Here are five basic accounting skills and concepts every small business owner should have in their repertoire:
Understanding the difference between fixed and variable expenses is essential for planning the budget and maximizing profit. Fixed expenses are expenditures that remain consistent at all times, such as office rent and employee salaries.
On the other hand, variable expenses change based on factors such as sales. For example, the cost of replenishing your inventory may be higher after a month of solid sales, as you naturally need to order more product than usual. Also, you may have to pay more for sales commissions and bonuses.
Understanding how these expenses fluctuate helps you to determine which resources are being used effectively, and which could be used better. It also helps you to plan ahead, as you can use past performances to accurately forecast what similar months will require as far as expenditures.
Your company’s cash flow determines the amount of money moving in and out of your business. It’s easy to confuse your cash flow with your revenue, but the two are different. Your revenue is based on sales, but your cash flow is based on the acquisition of payments.
In order to help your company expand, you need to have enough cash on hand and ready to go. Understanding your company’s cash flow figures helps you to make important decisions and policies on inventory management, invoicing, collections, and making payments.
Although you don’t necessarily need to know the ins and outs of your books, you should at least be able to check and add to them. After all, you don’t want to waste time going through the accounting department when you need to do something like recording a basic company expense. Understanding how to operate your books also helps to prevent and detect an internal error and even fraud.
While it may be tempting to assume that your accountant is going to handle the taxation side of things, as the owner of the business, any tax blunders fall squarely on your shoulders. Not only are auditing incredibly stressful and time-consuming, but tax mistakes can result in steeps fines and even legal ramifications in some cases.
Do your due diligence, and make sure you’re aware of any small business tax regulations associated with your industry, where your business is located, and any other factors that affect how you file. You may even find out about some deductions that could save you money. It’s your livelihood and permanent record at stake, so don’t leave anything up to chance.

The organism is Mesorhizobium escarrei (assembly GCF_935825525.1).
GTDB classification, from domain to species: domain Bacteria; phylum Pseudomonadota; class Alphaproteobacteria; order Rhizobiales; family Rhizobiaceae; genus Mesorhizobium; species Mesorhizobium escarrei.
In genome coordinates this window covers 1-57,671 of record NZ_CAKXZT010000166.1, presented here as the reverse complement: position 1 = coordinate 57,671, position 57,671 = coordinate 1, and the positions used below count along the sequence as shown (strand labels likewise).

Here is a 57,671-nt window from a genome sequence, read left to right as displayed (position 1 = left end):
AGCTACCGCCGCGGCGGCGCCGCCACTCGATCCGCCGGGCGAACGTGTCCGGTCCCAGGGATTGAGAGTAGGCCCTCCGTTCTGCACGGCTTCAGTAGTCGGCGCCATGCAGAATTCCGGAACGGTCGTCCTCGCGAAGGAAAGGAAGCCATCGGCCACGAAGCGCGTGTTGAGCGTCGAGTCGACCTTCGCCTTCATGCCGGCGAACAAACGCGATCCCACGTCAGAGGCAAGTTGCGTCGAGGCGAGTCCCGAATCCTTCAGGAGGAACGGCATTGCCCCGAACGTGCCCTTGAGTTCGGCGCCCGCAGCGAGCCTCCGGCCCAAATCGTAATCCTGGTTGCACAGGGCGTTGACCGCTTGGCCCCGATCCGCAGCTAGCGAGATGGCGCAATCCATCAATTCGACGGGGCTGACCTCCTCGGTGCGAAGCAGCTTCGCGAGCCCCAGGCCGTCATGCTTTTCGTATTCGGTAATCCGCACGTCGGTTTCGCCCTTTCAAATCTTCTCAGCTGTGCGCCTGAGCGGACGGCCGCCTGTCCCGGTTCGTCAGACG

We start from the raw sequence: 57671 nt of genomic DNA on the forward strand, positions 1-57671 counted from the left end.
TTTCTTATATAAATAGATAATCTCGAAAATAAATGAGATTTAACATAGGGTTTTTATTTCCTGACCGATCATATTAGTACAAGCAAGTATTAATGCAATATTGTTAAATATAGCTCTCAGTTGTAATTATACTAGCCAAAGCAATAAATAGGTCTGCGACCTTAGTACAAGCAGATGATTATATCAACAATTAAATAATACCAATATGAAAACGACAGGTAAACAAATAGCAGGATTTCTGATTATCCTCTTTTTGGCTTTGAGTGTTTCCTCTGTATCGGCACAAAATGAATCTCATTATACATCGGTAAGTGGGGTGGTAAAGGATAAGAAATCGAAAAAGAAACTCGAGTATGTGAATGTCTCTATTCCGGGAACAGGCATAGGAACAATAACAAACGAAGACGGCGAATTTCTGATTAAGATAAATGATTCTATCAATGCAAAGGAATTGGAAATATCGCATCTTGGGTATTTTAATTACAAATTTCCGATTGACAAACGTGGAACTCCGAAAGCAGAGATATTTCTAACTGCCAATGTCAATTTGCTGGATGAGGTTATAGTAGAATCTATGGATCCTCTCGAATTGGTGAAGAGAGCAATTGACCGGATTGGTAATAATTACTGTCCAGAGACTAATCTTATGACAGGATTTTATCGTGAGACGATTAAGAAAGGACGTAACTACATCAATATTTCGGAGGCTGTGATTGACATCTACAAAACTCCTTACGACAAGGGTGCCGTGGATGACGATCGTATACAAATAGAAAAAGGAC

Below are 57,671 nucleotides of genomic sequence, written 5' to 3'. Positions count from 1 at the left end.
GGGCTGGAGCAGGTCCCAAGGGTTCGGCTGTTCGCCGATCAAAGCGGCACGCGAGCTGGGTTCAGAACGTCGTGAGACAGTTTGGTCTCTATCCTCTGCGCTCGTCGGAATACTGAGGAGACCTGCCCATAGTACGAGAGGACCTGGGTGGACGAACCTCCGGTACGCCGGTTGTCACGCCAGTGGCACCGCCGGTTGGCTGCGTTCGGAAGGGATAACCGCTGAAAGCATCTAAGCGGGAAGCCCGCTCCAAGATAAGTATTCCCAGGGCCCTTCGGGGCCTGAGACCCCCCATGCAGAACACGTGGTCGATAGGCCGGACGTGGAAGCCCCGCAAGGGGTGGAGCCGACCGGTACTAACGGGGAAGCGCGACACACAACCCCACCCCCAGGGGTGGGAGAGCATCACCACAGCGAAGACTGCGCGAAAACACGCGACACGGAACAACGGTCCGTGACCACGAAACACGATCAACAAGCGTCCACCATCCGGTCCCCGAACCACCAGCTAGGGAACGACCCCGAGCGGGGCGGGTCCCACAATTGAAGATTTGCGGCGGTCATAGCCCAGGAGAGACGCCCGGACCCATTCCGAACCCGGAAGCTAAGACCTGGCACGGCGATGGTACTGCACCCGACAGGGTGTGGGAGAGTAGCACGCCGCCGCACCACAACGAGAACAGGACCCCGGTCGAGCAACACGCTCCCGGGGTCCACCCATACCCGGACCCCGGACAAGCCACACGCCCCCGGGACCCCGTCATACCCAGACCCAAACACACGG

Your employees are the heart and soul of your business. They’re your most essential resource, so it simply stands to reason that you would have a hand in payroll. You should be aware of how much money each team member is making so you can make sure they’re being compensated fairly and that you're getting your money’s worth.
Staying in the loop on how many hours employees are working, bonuses they’re earning, raise they’re getting, and other payroll factors helps to keep morale and employee retention rates up. Being involved and informed shows that you care about their well-being and happiness, and it lets you make changes as needed based on long-term context.
Additionally, you never know when you may need to cut checks if the accountant quits or even calls out sick. When it comes to something as important as your team’s pay, you should never have to rely on one person.
As you can see, accounting isn’t just for accountants. Fortunately, learning these critical accounting concepts is easy these days. You can learn accounting basics online right from the comfort of your office or home. Once you have a firm grasp on the core concepts of accounting, you can run all aspects of your small business more efficiently, so don’t wait. Lay the groundwork for success by learning essential accounting principles today.